OMS Supports the Reauthorization of the Ex-Im Bank
April 14, 2015
BIRMINGHAM, AL — If Congress does not reauthorize funding for the Export-Import (Ex-Im) Bank of the United States by June 30, 2015, O’Neal Manufacturing Services and thousands of small and medium businesses will be negatively impacted.
The Ex-Im Bank is the official export credit agency of the United States, filling gaps in the trade finance market by working with lenders and brokers to ensure that U.S. businesses get what they need to sell abroad and be competitive in international markets.Failure to reauthorize the Ex-Im Bank would put at risk the more than 200,000 U.S. jobs at 3,400 companies that depend on Ex-Im to compete in global markets.
O’Neal Manufacturing Services (OMS), a private, family-owned supplier of fabricated metal components and welded assemblies, has 9 locations and 1,200 employees in the United States. Many of its customers have relied on the Ex-Im bank to finance business in the states.
Jim McGill, Director of Commercial Strategy for OMS, recently participated in the Ex-Im Fly-in in Washington, D.C., meeting with representatives including Senators John Cornyn (R-TX) and Ted Cruz (R-TX); and Representatives Joaquin Castro (D-TX), Lamar Smith (R-TX), and Will Hurd (R-TX).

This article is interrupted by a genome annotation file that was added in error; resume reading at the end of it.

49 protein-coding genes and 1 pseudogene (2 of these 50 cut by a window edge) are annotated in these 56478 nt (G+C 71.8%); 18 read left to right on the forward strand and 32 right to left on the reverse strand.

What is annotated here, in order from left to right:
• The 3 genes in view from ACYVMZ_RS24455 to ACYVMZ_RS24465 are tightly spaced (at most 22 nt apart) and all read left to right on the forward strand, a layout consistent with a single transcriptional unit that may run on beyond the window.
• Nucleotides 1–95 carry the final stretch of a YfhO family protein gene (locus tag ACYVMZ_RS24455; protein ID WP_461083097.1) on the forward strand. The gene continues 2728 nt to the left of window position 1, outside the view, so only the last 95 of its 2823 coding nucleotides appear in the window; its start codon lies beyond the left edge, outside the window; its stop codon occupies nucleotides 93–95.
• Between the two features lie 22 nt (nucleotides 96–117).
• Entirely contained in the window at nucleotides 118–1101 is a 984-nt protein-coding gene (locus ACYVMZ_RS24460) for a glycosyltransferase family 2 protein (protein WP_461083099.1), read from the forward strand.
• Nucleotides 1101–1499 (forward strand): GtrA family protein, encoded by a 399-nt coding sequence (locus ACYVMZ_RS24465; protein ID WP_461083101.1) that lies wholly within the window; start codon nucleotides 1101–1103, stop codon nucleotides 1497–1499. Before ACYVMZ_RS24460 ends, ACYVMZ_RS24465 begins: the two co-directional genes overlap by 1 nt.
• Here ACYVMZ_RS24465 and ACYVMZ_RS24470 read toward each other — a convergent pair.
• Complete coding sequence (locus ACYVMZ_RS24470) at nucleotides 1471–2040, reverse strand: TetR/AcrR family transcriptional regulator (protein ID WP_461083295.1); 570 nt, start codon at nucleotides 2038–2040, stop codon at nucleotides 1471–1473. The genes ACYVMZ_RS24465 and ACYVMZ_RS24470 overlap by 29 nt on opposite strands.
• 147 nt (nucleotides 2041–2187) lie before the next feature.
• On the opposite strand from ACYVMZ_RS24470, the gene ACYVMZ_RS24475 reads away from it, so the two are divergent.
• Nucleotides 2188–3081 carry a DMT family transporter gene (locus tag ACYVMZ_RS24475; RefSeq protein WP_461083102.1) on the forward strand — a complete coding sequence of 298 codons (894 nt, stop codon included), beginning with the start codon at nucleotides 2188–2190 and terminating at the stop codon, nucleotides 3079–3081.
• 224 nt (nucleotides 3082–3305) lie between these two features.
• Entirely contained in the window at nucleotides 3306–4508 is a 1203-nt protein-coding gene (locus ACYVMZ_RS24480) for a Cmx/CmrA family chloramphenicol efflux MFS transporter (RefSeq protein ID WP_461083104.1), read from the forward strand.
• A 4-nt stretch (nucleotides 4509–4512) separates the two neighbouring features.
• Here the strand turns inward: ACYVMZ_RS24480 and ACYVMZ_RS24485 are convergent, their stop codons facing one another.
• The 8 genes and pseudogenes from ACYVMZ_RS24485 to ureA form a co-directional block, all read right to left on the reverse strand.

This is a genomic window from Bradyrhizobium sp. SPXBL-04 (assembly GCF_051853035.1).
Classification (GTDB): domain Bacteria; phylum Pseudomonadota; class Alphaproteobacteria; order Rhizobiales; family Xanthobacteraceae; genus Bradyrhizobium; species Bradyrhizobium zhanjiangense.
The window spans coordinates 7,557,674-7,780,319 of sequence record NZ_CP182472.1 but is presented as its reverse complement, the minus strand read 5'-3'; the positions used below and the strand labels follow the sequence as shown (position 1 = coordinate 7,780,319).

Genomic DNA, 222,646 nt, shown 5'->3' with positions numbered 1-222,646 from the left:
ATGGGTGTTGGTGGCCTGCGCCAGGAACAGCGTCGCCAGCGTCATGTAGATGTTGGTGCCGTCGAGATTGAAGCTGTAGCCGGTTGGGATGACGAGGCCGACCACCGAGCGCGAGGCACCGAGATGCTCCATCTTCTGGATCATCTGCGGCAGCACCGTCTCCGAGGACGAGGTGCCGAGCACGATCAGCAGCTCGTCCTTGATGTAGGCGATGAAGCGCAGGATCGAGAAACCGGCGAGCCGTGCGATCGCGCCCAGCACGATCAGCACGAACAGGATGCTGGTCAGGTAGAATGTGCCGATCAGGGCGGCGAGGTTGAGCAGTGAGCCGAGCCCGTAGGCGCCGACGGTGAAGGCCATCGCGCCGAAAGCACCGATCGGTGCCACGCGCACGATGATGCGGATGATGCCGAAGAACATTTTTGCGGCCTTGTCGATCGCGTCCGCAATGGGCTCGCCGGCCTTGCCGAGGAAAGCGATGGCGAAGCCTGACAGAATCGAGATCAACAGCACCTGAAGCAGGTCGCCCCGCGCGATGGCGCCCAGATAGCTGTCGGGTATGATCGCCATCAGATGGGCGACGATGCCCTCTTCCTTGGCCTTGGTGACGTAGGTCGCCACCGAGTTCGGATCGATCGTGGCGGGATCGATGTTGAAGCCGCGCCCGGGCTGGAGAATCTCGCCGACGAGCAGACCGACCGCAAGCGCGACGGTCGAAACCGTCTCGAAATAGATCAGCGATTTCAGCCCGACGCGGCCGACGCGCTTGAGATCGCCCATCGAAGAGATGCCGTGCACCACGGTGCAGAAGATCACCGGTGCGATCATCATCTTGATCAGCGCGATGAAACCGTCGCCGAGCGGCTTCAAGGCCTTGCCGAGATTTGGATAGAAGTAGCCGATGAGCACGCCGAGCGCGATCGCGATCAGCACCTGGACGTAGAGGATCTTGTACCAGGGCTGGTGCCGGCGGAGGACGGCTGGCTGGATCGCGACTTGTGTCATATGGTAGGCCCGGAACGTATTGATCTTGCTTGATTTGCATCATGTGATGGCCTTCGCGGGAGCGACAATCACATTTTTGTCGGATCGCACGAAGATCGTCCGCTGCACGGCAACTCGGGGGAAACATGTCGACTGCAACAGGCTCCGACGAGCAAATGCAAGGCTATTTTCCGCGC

“The funding extension of the Ex-Im Bank is important to OMS for several reasons,” said McGill. “One, it is simply the right thing to do to protect American jobs. We at OMS have worked hard to be globally competitive, and we are proud of the fact that we are succeeding. Second, OMS makes capital investment and hiring decisions based on degrees of risks. Our customers depend on the Ex-Im bank for foreign trade. Without firm forecast data from GE Transportation and others, we struggle committing resources necessary to guarantee continued reinvestment. This situation is not good for anyone – especially our employees.”
Nearly 90 percent of the Ex-Im Bank's transactions directly support U.S. small business. Ex-Im Bank operates at no cost to the taxpayer, and it has a track record of generating a profit for the government. In 2014, the Ex-Im Bank supported $27.5 billion of U.S. exports.
"Of all the ongoing issues we have in Washington, D.C., I cannot understand how we decide to fight about a program that has been and continues to be so influential to the success of American businesses," said McGill.